Monday, 28 April 2014

Penguin History of the World- Update 1

Update One of Penguin History of the World

I must say I am having fun with this book. Much more fun than I thought I would. It is a big undertaking for me to read this so as I have said before I am reading a chapter a day before I start my other "fun" reading for the day.  (See previous post for project details).

So far I have covered The Introduction, The Foundations, Homo Sapiens which included Homo Erectus first ( I always thought they were the same but they aren't and were quite separate).  I must say I really enjoyed the thoughts of us as all tree climbers at one time before homo erectus.

Imagine populating the entire world, except Antarctica walking from continent to continent (over time of course) after the ice age trying to find shelter and food.  Although fire was around it was only recently that the use of it happened.  I feel like Gary Larsen in the Far Side when I think of people discovering that fire is useful. How did it happen?

Then it goes into The Possibility of Civilization which is basically the ability to congregate and to grow food for one's needs.  We covered palaeontology and then into the neolithic which was the beginning of tools.

We hit the chapter on Early Civilised Life which leads into Mesopotamia.  I am finding this incredibly interesting because it is 3000 BC and when we first started to write.  They discuss the development of seals and markings on clay tablets.  Now think if we went to the shop, bought a new dress and got a clay tablet with a seal and mark as a receipt.   Like I said this is great fun.

But now I have to stop because we just got to Gilgamesh and his Epic which is about the first written language we had. I have seen Gilgamesh somewhere in my book collection or I thought I had but it must have just been in a second hand book store.  I have downloaded the free copy of Gilgamesh who writes about the floods and the fear of death and one of the first discussions of the afterlife.  I feel I can't quite go further with Mesopotamia (the middle east) without a couple of days to look at Gilgamesh.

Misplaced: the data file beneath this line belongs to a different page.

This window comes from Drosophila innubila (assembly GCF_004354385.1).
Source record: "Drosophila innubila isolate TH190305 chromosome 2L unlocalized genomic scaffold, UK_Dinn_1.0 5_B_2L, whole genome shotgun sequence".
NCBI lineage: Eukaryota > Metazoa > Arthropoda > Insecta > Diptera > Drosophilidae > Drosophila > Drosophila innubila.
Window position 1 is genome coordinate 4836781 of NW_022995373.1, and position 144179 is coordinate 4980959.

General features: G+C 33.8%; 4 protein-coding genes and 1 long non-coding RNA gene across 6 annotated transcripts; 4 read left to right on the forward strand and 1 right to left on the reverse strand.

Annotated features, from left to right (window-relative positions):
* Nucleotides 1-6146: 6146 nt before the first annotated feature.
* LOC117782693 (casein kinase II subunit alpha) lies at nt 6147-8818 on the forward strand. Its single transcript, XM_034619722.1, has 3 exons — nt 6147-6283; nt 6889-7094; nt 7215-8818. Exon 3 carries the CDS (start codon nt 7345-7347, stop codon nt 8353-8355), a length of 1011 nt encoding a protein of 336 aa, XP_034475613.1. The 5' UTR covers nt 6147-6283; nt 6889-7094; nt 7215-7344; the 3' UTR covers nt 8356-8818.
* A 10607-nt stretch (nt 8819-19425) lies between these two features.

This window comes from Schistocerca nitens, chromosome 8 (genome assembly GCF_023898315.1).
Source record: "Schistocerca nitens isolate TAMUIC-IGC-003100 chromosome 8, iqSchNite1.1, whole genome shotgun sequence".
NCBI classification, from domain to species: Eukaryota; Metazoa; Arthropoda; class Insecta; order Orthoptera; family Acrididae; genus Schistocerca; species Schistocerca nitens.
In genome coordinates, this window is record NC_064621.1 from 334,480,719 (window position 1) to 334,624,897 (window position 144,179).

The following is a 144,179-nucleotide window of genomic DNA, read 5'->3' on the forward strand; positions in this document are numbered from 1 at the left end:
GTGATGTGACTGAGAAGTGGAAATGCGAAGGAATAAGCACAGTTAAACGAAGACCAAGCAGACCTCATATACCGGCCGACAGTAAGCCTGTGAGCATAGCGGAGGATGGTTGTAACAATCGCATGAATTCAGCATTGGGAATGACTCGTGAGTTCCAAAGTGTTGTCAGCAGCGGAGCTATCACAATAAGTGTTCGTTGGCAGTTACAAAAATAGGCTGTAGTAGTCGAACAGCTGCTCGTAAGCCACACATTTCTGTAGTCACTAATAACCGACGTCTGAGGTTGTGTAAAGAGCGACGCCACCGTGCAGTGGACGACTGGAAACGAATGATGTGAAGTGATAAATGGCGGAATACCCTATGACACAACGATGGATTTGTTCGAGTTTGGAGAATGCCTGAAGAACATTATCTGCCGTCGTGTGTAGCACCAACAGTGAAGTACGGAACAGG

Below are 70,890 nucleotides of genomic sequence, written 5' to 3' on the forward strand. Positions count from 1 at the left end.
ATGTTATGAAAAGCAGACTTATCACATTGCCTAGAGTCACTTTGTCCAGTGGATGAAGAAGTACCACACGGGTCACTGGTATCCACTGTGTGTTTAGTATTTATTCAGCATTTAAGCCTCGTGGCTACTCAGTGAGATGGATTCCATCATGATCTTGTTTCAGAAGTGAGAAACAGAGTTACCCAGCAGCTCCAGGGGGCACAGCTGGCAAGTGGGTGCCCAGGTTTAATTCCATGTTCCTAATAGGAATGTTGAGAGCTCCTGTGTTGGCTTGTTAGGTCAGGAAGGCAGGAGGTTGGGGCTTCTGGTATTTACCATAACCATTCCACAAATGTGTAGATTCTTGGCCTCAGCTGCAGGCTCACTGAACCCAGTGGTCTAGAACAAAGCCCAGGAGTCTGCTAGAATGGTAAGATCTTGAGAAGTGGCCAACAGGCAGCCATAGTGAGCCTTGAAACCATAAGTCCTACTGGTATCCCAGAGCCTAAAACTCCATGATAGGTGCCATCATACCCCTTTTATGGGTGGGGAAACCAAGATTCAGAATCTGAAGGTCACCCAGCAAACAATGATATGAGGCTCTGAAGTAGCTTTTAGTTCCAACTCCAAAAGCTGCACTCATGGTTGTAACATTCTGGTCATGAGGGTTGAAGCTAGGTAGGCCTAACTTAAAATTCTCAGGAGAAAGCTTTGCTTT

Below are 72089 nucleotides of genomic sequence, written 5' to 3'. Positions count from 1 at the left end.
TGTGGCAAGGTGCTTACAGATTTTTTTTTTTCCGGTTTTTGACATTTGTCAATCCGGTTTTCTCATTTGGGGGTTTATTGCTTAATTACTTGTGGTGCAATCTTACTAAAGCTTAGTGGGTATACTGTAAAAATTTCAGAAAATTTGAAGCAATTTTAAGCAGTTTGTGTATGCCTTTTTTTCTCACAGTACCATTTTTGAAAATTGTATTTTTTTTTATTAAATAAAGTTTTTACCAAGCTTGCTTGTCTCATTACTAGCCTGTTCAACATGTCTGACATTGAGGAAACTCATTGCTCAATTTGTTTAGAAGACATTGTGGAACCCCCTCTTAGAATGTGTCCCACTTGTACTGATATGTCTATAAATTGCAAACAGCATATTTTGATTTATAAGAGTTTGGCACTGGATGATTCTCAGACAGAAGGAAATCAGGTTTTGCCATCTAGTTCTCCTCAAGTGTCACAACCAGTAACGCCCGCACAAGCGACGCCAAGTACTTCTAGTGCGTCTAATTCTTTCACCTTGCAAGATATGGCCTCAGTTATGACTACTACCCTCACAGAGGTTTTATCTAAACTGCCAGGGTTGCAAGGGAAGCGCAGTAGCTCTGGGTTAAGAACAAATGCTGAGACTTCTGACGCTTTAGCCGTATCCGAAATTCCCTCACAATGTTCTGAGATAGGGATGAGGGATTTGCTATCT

This project is taking on a life of it's own.  I think whenever I get to areas in the book (Penguin History) about literature I will stop and have a closer look at it.  I am trying to get a more realistic chronology of history and not ever having studied history in my life I need to think about this a bit.

So I am going to spend the next couple of days looking at Gilgamesh's epic and then get back to my history book.  I am finding the Penguin History of the World well written and covers all the periods quite succinctly and I am able to follow it.  It is easier than I thought it would be but mind you we have only come down from the trees and still have a long way to go.  After Mesopotamia we get into the chapter of Ancient Egypt which should be wonderful but then I am getting ahead of myself.

I have just downloaded a free Kindle book of Epics of Gilgamesh (with mixed reviews) and I will look at that.  The wonderful thing about a Kindle is that you can get books right away and not lose time or momentum more to the point.  But back to the hard copy of Penguin History and I'll update again when I move on a bit.  I have no idea if anyone finds this interesting but it is helping me keep ideas straight in my head and make it a bit lighter so I apologise if you get bored and stop reading.

Don't worry I am still reading other books to stay balanced. Yesterday I spend the day on the couch reading The Heart is a Lonely Hunter by Carson Mc Culler's.  I could have joined the Readathon had I known the weather would be so cold and windy and I'd be hibernating for a day.  I'll talk about that book after I read the last little bit left in the book.

So stay tuned......such excitement. Ha ha

Friday, 25 April 2014

Penguin's History of the World

Ever since I retired a few years ago I have been intrigued to know about everything that was not in my field of work.  I worked in health and education as a speech pathologist for 40 years and I always had much variety in my work.   But now I am retired I am absolutely over it. There is so much I want to learn outside of the health field.

I have purchased a few books since, all non fiction with various degrees of programs etc to follow. Literature, science and history.  However I found all of them to be monster books and overwhelming in scope.  So I have devised a plan.  Having heard stories of one man who read the whole Britannica encyclopaedia from cover to cover by reading an hour a day and another man who read great works by allocating the first 15 minutes of the day to them also succeeded.

As I always  seem to have two or three books on the go I decided I would read a chapter a day out of my book of choice. As a reward for doing that I can then read anything I want.